When COVID-19 forced us to go virtual, I had to finish that IntakeQ form so that patients could interact with us electronically. Now, this tool allows us to schedule patients and send them the intake form online. Then, IntakeQ not only tells us when a patient completes the form but also attaches it to the appointment where I am able to view it.

Q: Can you give us an overview of your workflow from start to finish?

A: The workflow starts with a landing page on my website where patients can see my new virtual medicine offering and click for more information. The patient is then taken to another page that explains how the offering works, gives him or her the option to sign up through Hint, and prompts the patient to provide a payment method up-front. Once the patient has signed up, we are notified, we call and set up for a video appointment, and we send the new patient our intake form.

For the actual virtual visit, I use doxy.me. It’s an encrypted platform that only costs my practice $35 per month. We simply text the new patient a link to doxy.me and he or she can click on it and video chat with me. During this visit, doxy.me allows me to share my screen, if necessary, with the patient. I document my notes on Elation and save them for future reference. For now, I block out a full hour for the intake visit. If my practice gets too busy to maintain such a lengthy first visit, I may shorten it to accommodate more patients.

Q: I am currently launching my practice, and I’ve decided to offer only virtual visits. What’s the best EMR to use in this case?

A: I love Elation’s EMR. It’s easy to use, intuitive, and provider-centric. It’s a great platform for a practice with a small staff. Elation’s document management features are great and the support team is attentive. If you need a system, however, that will allow you to work with a large support staff, it’s not as strong in that department.

Q: Does doxy.me integrate with Hint and Elation?

A: No, but Spruce does. If you’re looking for full integration, look into what Spruce has to offer.

Q: How did you launch new technology to existing members and new patients?

A: Before I communicated the technology changes to new patients, I walked through the new patient process myself -- utilizing each of the platforms that a patient would encounter -- to make sure that I didn’t run into any problems. This kind of familiarity with the patient experience also allowed me to help patients troubleshoot issues if and when they arise.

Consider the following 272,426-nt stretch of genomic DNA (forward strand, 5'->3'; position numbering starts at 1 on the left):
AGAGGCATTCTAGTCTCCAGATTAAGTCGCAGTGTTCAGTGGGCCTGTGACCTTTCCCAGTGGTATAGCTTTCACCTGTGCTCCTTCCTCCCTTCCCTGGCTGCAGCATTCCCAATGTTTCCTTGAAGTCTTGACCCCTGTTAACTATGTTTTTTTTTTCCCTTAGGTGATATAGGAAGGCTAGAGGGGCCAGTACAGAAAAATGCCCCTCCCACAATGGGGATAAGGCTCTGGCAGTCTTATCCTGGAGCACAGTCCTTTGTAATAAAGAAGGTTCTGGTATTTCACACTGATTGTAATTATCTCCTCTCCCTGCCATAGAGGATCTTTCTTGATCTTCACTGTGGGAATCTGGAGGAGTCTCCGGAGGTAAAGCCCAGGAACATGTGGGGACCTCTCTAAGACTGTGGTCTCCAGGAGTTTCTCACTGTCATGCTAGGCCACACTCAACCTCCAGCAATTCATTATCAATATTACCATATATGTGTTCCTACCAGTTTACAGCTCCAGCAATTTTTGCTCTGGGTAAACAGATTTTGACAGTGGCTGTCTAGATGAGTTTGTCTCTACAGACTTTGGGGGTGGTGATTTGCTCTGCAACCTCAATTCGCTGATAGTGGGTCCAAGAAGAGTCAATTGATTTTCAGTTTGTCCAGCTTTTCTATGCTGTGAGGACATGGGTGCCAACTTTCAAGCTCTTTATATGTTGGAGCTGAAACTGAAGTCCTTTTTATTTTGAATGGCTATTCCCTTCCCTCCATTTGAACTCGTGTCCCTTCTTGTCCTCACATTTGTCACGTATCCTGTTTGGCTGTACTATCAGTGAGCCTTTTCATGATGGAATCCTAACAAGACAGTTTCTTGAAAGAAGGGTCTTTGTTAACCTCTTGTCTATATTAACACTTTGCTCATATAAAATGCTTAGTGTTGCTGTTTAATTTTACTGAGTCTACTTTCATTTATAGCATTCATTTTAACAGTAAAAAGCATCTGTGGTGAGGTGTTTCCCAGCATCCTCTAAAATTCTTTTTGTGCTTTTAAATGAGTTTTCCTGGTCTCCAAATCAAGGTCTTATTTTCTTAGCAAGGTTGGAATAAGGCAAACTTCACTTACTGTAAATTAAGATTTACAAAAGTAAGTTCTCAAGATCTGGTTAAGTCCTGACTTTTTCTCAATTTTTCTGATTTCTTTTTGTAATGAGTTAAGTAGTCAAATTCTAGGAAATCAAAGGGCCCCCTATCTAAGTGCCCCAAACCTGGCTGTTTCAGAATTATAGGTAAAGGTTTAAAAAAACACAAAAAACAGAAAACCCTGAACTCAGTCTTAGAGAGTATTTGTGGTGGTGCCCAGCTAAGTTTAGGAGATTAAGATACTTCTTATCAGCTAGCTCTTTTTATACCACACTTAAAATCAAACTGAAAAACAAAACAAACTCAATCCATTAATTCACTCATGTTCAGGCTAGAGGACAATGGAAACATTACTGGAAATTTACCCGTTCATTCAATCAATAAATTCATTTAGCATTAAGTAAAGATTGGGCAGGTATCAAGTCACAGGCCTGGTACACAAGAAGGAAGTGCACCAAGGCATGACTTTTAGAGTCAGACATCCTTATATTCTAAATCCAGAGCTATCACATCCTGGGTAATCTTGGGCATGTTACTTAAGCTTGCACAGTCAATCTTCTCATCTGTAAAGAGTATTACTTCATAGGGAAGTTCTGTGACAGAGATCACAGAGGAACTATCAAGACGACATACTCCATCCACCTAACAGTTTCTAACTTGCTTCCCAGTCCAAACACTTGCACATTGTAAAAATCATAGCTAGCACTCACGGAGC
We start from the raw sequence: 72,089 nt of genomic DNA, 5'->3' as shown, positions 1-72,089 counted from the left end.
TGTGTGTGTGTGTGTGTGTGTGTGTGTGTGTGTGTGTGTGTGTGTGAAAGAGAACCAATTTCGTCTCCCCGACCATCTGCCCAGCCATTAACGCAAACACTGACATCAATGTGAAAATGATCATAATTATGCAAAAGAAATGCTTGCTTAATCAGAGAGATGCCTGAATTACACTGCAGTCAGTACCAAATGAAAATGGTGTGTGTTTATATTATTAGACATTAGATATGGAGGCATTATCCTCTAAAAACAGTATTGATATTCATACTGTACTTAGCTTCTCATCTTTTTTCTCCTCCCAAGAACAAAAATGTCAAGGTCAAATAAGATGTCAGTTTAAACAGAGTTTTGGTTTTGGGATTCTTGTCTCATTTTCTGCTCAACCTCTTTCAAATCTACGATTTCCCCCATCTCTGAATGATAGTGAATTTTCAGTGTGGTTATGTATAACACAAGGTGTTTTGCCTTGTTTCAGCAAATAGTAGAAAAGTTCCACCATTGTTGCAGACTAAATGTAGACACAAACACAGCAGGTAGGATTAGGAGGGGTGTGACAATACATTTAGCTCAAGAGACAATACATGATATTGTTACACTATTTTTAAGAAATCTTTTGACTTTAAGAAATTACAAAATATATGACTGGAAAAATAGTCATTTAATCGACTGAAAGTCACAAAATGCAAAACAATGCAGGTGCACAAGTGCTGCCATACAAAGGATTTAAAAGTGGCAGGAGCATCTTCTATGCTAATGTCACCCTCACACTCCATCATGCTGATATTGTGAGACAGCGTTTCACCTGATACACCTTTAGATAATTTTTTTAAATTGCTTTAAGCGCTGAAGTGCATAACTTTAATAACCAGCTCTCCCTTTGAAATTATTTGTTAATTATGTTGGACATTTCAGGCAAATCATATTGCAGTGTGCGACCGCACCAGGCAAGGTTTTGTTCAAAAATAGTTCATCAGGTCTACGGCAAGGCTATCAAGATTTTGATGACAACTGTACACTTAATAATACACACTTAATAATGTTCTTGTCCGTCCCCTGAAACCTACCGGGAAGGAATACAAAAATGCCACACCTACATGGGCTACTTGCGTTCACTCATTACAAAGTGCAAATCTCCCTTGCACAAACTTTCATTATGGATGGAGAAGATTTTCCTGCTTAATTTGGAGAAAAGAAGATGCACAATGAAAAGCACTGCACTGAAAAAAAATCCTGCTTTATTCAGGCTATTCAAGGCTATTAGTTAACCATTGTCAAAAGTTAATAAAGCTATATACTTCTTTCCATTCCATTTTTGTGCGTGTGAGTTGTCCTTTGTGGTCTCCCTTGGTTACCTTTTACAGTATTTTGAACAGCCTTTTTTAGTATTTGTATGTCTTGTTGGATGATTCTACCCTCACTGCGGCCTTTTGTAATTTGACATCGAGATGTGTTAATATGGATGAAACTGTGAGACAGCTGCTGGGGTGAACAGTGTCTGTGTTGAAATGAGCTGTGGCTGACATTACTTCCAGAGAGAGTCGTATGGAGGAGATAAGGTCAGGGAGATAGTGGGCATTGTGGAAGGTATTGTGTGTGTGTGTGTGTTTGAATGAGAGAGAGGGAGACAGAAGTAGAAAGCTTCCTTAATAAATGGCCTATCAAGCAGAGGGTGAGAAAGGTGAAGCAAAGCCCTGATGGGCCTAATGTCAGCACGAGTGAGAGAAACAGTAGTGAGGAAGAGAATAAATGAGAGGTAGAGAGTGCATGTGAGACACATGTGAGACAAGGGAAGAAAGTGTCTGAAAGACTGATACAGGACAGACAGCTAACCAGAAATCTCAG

After I was sure that the new technology worked effectively, I sent out an email communication to all patients that explained the telemedicine-only option. The email included a link that I asked patients to share with others so that I could build awareness for people in need.

Q: Should we write a separate patient agreement for our virtual patients or just alter our traditional DPC agreement where needed?

A: We had a solid, workable DPC agreement in place already, so we just modified it to fit the new offering. Luckily, Hint allows you to upload a different contract for different memberships, so it was easy to implement a virtual-only agreement. As always, consult with your DPC attorney if you have legal questions about what should or should not be included in your new member agreement.

Q: Have you had any recent requests to support physicians or patients outside of the US?

A: No, I haven’t. I predominantly work with patients from the western US states.

Q: In addition to your virtual office, do you have a physical office as well?

A: Yes. I have a clinic in downtown Seattle.

Q: In this new virtual setting, have you maintained the same hours of service as your traditional DPC hours?

A: More or less, yes. Before the COVID-19 pandemic, I worked in the clinic on all weekdays except for Wednesday which was my off-site administrative workday. Now, I am open every day (telehealth only) from 10-6, and I allow all of my patients to self-schedule within these constraints. If patients need an in-person visit, they call me or my medical assistant and we decide how to proceed on a case-by-case basis.

Q: How many virtual patients do you currently have?

A: I have approximately twenty, but I’ve only met with about half. The rest have upcoming scheduled appointments.

Q: What do you do when you have a telehealth patient who needs to be examined in-person?

A: I arrange for them to go to another facility -- like their city’s emergency room, urgent care center, or testing center -- for examination. In some cases, I’ve faxed testing orders so that my patients could get the care they needed. I could do the same if the patient needed lab work or an x-ray, for example.

Q: How can DPC practices compete with Amwell or Teladoc in providing virtual care?

A: DPC is different from FFS virtual care because we offer a primary care relationship rather than a one-time visit with a randomly-selected doctor. This relationship is the heart of DPC and it could very well be the future of medicine. With DPC, patients can see the same doctor repeatedly, and that doctor can get to know patients and their needs in ways that a telemedicine platform cannot offer.

For more information on how your DPC practice can navigate the COVID-19 crisis, go to https://www.hint.com/virtual-care.